In order to estimate the noise autocorrelation sequence, in all our experiments, we have used 20 initial frames of each utterance, considering them as non-speech sections. As shown in Farahani et al. [15], this number of frames resulted in best recognition rates on Aurora 2 task.

In the implementation of ANSS, in order to get the best results, we have tried different numbers of frames (T in Eq. (21) to Eq. (26)) for averaging. Figure 7 shows the results. As depicted, the grand average recognition rates on the three sets of Aurora 2 task have shown the best performance with three frames used in autocorrelation averaging. Therefore, in our experiments, we have used this number for noisy speech autocorrelation averaging. Regarding b i , in our experiments, simple averaging was carried out.
Fig. 7

Normalized recognition rates for test sets of Aurora 2 task versus the number of frames used in noise autocorrelation sequence averaging and their grand average

In the implementations using overestimation parameter, this parameter was changed as a function of SNR in each frame. An estimate of SNR in each frame was found as Eq. (32).
$$ \mathrm{S}\mathrm{N}\mathrm{R}=10{log}_{10}\frac{{\displaystyle \sum_{k=0}^{N-1}{\left| Y(k)\right|}^2}}{{\displaystyle \sum_{k=0}^{N-1}{\left|\widehat{V}(k)\right|}^2}} $$
where N is the FFT length, Y(k) is the spectrum of the noisy speech signal and \( \widehat{V}(k) \) is the FFT of the first few frames of the noise autocorrelation sequence estimation. After calculating SNR, we found the overestimation parameter as shown in Fig. 6. The parameter setting for Fisher-Markov selector is carried out similar to Hegde et al. [16].

6 Experiments and comparison of methods

In this section, we will describe the data used and the procedures followed in our experiments. Our implementations include some of the previous methods for comparison purposes as well as our proposed approaches.

6.1 Database

The experiments were carried out on Aurora 2 task [18]. The features in this case were computed using 25 ms frames with 10 ms of frame shifts. The pre-emphasis coefficient was set to 0.97. For each speech frame, a 23-channel mel-scale filter-bank was used. The feature vectors for proposed methods were composed of 12 cepstral and a log-energy parameter, together with their first and second order derivatives. Also with use of Fisher-Markov selector, comparison of different number of MFCC coefficients will carry out [6]. All model creation, training, and tests in all our experiments have been carried out using the standard hidden Markov model toolkit [19] with 16 states and 3 mixture components per state. The HMMs were trained in clean condition, i.e., with clean training data.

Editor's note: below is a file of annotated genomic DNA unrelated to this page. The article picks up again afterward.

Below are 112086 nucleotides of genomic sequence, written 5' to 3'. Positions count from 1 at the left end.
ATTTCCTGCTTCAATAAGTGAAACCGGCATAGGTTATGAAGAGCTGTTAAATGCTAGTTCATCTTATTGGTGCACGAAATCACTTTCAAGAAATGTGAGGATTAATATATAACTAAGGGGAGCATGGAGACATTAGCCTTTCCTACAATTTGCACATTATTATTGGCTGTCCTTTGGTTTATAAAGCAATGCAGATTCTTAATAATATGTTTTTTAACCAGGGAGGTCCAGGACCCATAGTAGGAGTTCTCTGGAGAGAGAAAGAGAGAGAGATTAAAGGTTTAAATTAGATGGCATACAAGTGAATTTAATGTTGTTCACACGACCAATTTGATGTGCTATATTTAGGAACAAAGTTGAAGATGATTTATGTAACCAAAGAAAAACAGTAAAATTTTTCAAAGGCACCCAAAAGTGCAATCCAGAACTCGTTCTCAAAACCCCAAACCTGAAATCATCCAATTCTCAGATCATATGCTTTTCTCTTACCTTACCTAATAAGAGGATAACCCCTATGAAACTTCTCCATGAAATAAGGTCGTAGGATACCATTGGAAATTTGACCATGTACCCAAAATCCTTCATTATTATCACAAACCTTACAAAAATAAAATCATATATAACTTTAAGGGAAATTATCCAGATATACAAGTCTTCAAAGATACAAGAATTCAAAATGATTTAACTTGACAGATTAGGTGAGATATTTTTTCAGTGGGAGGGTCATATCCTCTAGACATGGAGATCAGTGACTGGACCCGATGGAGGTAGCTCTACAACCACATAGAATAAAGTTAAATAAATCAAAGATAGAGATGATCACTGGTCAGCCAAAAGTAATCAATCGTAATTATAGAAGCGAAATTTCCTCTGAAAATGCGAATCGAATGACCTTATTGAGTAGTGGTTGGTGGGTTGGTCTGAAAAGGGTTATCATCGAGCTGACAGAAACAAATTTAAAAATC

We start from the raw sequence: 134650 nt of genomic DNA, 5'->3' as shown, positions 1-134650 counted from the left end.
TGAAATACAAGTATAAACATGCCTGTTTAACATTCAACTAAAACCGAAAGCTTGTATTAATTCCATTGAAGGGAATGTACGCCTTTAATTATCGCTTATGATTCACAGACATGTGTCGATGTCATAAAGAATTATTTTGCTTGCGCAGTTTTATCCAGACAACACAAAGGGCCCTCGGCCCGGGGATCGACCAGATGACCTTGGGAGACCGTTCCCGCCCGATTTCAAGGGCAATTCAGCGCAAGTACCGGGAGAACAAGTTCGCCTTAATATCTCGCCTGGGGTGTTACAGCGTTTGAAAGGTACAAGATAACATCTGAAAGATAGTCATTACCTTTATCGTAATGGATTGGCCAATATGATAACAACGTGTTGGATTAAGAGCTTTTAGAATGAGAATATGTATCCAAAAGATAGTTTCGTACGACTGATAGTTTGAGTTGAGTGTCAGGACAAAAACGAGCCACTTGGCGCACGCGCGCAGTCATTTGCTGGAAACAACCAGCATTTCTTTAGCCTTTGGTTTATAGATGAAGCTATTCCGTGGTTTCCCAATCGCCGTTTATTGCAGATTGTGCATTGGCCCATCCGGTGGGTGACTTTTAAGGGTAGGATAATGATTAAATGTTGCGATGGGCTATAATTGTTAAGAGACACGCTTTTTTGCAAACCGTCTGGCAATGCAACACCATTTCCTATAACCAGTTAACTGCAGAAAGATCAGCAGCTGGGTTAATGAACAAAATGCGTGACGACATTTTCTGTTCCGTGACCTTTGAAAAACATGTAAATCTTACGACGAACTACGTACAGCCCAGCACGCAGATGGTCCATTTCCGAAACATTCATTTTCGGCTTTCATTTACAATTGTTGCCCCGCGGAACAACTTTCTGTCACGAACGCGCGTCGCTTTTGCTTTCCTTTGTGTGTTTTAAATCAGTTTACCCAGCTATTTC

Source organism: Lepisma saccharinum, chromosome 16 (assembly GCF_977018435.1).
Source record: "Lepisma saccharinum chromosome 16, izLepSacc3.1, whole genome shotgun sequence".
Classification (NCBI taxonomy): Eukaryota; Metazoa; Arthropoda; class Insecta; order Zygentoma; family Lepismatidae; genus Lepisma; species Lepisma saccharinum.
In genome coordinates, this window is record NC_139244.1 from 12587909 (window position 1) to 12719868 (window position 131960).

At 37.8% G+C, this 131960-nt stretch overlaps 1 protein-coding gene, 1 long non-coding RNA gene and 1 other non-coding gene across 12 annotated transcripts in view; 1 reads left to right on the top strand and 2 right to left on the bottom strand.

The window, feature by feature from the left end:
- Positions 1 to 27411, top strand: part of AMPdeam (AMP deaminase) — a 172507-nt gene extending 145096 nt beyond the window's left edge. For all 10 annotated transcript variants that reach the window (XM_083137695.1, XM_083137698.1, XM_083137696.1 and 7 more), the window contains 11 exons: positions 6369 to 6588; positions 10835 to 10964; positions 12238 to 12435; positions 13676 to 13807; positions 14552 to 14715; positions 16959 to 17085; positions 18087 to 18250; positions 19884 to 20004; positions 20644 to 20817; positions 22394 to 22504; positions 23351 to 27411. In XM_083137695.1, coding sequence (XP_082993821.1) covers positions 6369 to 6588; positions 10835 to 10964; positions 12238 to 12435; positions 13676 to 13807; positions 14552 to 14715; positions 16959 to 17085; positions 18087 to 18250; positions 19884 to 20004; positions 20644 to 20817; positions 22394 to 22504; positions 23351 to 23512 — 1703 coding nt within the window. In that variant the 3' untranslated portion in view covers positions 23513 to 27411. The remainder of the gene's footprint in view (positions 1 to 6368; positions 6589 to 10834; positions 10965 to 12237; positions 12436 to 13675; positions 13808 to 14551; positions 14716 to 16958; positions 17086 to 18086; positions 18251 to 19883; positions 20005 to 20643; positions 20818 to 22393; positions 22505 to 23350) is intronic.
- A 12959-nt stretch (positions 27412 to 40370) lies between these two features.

6.2 Number of MFCC features using Fisher-Markov selector

According to Hegde et al. [16], 8 MFCC coefficients, with the use of Fisher’s ratio technique, could have better classification accuracy than other number of coefficients 3 to 12 MFCCs for 5 vowels in Kannada language. In this paper, the results of MFCC for different number of coefficients with Fisher-Markov selector are evaluated on the Aurora 2.0 database. The average recognition results are shown in Table 2.
Table 2

Comparison of overall average recognition rates of different number of MFCC features with Fisher-Markov selector on three test sets of Aurora 2 task

Number of MFCC coefficients

Recognition rate (%)

Overall average of recognition rate (%)

Set A

Set B

Set C

3 MFCC + log energy + their first and second order derivatives





4 MFCC + log energy + their first and second order derivatives





5 MFCC + log energy + their first and second order derivatives





6 MFCC + log energy + their first and second order derivatives





7 MFCC + log energy + their first and second order derivatives





8 MFCC + log energy + their first and second order derivatives





9 MFCC + log energy + their first and second order derivatives





10 MFCC + log energy + their first and second order derivatives





11 MFCC + log energy + their first and second order derivatives





12 MFCC + log energy + their first and second order derivatives





Figure 8 shows the effects of the number of MFCC on the recognition rate for each set of Aurora 2 database and overall average of it with Fisher-Markov selector. As it is clear from Table 2 and Fig. 8, the best recognition rate of MFCC with Fisher-Markov selector will obtain 12 MFCC. Although the Fisher-Markov selector in comparison to MFCC reduces the recognition rate slightly, but it will reduce the times of MFCC feature calculations considerably. Therefore, for our comparison with other autocorrelation-based methods, because in this paper our target is maximization of recognition rate, we used 12 MFCCs and a log-energy parameter, together with their first and second order derivatives.
Fig. 8

Variation of recognition rate with Fisher-Markov selector for different number of MFCC on the Aurora 2 database

6.3 Implementation results using cross-correlation terms